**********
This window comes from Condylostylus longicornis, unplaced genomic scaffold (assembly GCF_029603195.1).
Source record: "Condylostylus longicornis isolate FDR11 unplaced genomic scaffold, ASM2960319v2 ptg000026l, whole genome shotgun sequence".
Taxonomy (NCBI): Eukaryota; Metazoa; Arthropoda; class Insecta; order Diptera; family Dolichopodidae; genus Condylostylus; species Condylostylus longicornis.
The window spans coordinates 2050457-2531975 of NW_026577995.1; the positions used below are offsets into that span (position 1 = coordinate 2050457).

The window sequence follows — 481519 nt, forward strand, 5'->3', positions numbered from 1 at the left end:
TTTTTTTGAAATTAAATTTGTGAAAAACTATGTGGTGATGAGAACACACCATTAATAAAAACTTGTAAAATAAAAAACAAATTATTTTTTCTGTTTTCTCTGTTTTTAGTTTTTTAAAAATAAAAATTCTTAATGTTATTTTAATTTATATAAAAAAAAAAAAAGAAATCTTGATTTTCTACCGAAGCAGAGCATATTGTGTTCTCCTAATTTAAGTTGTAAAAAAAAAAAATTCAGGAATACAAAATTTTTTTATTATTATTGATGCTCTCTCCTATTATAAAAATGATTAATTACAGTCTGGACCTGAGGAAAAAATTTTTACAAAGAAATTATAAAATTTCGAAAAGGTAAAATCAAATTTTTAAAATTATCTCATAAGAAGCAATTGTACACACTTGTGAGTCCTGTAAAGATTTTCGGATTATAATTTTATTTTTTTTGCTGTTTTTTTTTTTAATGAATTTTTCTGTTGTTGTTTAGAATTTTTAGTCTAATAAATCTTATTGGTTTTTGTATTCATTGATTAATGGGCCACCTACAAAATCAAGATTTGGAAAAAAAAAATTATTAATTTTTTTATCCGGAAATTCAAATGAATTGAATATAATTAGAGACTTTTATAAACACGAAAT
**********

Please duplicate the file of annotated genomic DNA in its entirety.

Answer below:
This window comes from Condylostylus longicornis, unplaced genomic scaffold (assembly GCF_029603195.1).
Source record: "Condylostylus longicornis isolate FDR11 unplaced genomic scaffold, ASM2960319v2 ptg000026l, whole genome shotgun sequence".
Taxonomy (NCBI): Eukaryota; Metazoa; Arthropoda; class Insecta; order Diptera; family Dolichopodidae; genus Condylostylus; species Condylostylus longicornis.
The window spans coordinates 2050457-2531975 of NW_026577995.1; the positions used below are offsets into that span (position 1 = coordinate 2050457).

The window sequence follows — 481519 nt, forward strand, 5'->3', positions numbered from 1 at the left end:
TTTTTTTGAAATTAAATTTGTGAAAAACTATGTGGTGATGAGAACACACCATTAATAAAAACTTGTAAAATAAAAAACAAATTATTTTTTCTGTTTTCTCTGTTTTTAGTTTTTTAAAAATAAAAATTCTTAATGTTATTTTAATTTATATAAAAAAAAAAAAAGAAATCTTGATTTTCTACCGAAGCAGAGCATATTGTGTTCTCCTAATTTAAGTTGTAAAAAAAAAAAATTCAGGAATACAAAATTTTTTTATTATTATTGATGCTCTCTCCTATTATAAAAATGATTAATTACAGTCTGGACCTGAGGAAAAAATTTTTACAAAGAAATTATAAAATTTCGAAAAGGTAAAATCAAATTTTTAAAATTATCTCATAAGAAGCAATTGTACACACTTGTGAGTCCTGTAAAGATTTTCGGATTATAATTTTATTTTTTTTGCTGTTTTTTTTTTTAATGAATTTTTCTGTTGTTGTTTAGAATTTTTAGTCTAATAAATCTTATTGGTTTTTGTATTCATTGATTAATGGGCCACCTACAAAATCAAGATTTGGAAAAAAAAAATTATTAATTTTTTTATCCGGAAATTCAAATGAATTGAATATAATTAGAGACTTTTATAAACACGAAAT